astlab3 at uci.edu astlab3 at uci.edu
Tue Nov 17 14:34:30 EST 1992

In article <2B080857.3179 at news.service.uci.edu> mundkur at falcon.eng.uci.edu (Prashanth Mundkur) writes:

>       Some questions for which I am looking for answers are
>1) How do you conduct an experiment that traces the path of an axon for over
>50 cms? 
>2) How do you say that a neuron responds to a certain stimulus? What exactly is
>involved when one places electrical electrodes on a cell membrane?
>3) Drawing conclusions about a neuron's functional behaviour from brain lesion
>experiments surely is very error-prone. What are the mistakes one should not
>make when drawing conclusions from such experiments?
>4) When one sets up a "mathematical" model of the operation of a set of neurons
>in a particular part of the nervous system, what does one normally take into 
>account, and what does one assume to be irrelevant to the modeling objective?
[comments deleted]
>Thanks for any advice and/or pointers to literature.

	These are some very broad questions, but I will attempt to get you
headed in the right direction.
1)  There are many techniques for tracing the length of an axon.  One of
	first used is to inject horseradish peroixdase into the synapse
	where the axon terminates.  This substance is then taken up into
	the cell and through retorgrade transport marks the whole cell.
	For more info, look into "Neurobiology" by G. Shepard.
2)  Again there are many techniques (ie. voltage clamp, patch clamp, etc.)
	In voltage clamp, the cell is impaled by 2 electrodes, and by
	supplying current, the cell's voltage is 'clamped'.  The current
	supplied to keep the cell at the chosen voltage is equal to 
	the current passing through the membrane by ionic flux.
	Good references are: "Ionic channels of excitable membranes" by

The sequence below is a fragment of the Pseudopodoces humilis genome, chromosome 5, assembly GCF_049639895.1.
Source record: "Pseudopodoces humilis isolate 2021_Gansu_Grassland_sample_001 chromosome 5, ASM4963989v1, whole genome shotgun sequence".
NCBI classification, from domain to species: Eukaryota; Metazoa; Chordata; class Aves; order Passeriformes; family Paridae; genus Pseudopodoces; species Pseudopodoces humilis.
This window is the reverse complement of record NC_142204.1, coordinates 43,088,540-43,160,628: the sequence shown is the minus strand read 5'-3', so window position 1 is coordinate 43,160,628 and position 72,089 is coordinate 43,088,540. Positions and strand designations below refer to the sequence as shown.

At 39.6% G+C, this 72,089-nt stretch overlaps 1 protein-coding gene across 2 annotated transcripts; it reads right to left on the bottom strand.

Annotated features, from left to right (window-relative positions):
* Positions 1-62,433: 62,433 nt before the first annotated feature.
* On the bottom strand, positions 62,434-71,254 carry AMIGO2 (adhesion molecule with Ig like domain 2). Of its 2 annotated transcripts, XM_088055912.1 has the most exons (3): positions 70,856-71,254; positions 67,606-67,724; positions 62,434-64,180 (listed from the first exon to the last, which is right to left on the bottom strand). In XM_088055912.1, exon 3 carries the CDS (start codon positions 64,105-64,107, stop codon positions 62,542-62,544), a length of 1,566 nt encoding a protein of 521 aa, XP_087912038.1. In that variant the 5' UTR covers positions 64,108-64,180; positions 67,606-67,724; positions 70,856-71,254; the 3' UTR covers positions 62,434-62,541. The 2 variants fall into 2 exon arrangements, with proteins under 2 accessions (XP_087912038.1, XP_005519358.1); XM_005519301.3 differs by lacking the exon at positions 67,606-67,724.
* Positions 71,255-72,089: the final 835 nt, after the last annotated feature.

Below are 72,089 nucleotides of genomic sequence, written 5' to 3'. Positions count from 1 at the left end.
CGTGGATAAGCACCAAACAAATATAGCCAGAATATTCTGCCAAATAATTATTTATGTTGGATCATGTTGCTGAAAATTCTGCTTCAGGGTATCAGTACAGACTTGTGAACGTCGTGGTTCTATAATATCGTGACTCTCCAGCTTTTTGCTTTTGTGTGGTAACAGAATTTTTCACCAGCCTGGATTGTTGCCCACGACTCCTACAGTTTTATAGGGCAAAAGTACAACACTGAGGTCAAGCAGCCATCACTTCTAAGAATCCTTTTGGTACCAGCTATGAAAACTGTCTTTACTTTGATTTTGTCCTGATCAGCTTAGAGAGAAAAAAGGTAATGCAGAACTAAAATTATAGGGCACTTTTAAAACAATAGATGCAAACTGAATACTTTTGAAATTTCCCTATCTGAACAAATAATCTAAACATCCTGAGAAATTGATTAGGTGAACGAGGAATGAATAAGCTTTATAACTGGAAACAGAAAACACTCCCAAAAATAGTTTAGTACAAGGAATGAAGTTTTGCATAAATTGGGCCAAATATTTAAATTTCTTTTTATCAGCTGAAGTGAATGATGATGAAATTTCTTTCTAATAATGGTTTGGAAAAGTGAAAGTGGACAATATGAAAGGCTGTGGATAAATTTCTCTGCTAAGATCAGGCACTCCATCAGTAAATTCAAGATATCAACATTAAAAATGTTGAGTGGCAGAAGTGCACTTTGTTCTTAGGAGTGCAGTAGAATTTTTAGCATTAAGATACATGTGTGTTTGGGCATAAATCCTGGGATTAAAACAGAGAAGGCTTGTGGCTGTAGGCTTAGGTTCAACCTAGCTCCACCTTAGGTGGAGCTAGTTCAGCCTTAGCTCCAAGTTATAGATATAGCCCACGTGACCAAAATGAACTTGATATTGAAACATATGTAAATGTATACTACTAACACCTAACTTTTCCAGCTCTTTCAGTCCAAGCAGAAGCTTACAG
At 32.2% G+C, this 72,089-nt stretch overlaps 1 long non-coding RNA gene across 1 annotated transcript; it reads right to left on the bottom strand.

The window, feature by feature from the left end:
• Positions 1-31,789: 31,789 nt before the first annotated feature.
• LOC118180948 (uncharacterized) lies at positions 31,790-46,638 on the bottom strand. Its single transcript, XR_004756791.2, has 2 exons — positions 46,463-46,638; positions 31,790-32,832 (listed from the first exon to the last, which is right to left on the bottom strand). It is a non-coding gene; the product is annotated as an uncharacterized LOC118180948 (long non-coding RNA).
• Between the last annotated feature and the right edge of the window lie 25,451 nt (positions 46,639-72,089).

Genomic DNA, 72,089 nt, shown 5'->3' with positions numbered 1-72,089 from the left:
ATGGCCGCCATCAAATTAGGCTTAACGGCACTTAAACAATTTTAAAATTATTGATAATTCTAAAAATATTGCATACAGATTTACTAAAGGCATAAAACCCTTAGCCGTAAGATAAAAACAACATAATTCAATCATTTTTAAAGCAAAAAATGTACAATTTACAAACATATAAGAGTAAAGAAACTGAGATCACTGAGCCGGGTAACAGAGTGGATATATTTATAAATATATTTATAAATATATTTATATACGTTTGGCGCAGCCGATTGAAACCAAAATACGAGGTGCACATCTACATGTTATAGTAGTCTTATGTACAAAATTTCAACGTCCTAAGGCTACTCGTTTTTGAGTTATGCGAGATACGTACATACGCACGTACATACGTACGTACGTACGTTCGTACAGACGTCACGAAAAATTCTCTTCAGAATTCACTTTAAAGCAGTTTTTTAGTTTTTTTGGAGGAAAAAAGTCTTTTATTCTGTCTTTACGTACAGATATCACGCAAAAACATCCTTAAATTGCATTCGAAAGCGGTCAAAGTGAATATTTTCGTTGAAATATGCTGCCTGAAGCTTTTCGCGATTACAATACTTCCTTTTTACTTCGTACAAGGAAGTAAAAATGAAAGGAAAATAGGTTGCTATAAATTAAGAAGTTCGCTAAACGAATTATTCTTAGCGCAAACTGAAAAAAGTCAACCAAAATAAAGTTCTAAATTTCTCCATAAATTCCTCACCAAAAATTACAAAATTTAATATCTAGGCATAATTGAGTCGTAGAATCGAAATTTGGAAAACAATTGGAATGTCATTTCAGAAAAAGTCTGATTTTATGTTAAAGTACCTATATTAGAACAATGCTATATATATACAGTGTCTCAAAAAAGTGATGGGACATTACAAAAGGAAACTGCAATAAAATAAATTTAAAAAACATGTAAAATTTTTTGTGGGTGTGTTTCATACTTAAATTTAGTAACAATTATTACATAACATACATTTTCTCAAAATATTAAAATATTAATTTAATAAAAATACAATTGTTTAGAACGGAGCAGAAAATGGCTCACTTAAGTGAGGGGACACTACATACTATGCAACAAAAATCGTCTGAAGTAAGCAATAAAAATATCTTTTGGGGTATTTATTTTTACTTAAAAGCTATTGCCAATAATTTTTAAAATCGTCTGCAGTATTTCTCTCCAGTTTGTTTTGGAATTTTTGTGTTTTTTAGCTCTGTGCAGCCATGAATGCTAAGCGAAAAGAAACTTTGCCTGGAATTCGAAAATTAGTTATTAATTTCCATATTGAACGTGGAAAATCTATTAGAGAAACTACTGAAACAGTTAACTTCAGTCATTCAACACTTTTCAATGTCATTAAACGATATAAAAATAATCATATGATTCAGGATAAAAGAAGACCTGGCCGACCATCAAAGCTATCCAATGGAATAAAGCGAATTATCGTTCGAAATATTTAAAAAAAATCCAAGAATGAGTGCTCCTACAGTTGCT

Hille, and "Physiology of excitable cells" by Aidley.
3)  You are correct in saying that the interpretation of lesion studies
	is often subject to much scrutiny.  This technique is extensively
	used, and there are many methods for producing both reversible
	and non-reversible lesions.  Try "Principles of Neural Science"
	by Kandel, Schwartz, and Jessel.  
4)  Currently the connectionist paradigm is the most popular for modelling
	the functioning of the brain.  The connectionist's bible is 
	"Parallel distributed processing" by some guys at San Diego that
	 I can't recall right now.

	I hope that this will give you a good start.  To answer most
of your questions in detail will require a great deal of reading.  Your
best bet is to begin with "Principles of Neural Science", and look for
more details elsewhere if necessary.  Good luck.

Brooke Paul                                         * bpaul at darwin.
UCI- Department of Psychobiology                    *          bio.
Laboratory of Cellular and Molecular Neurobiology   *          uci.
Irvine, Ca.  92715                                  *          edu
of your	questions    

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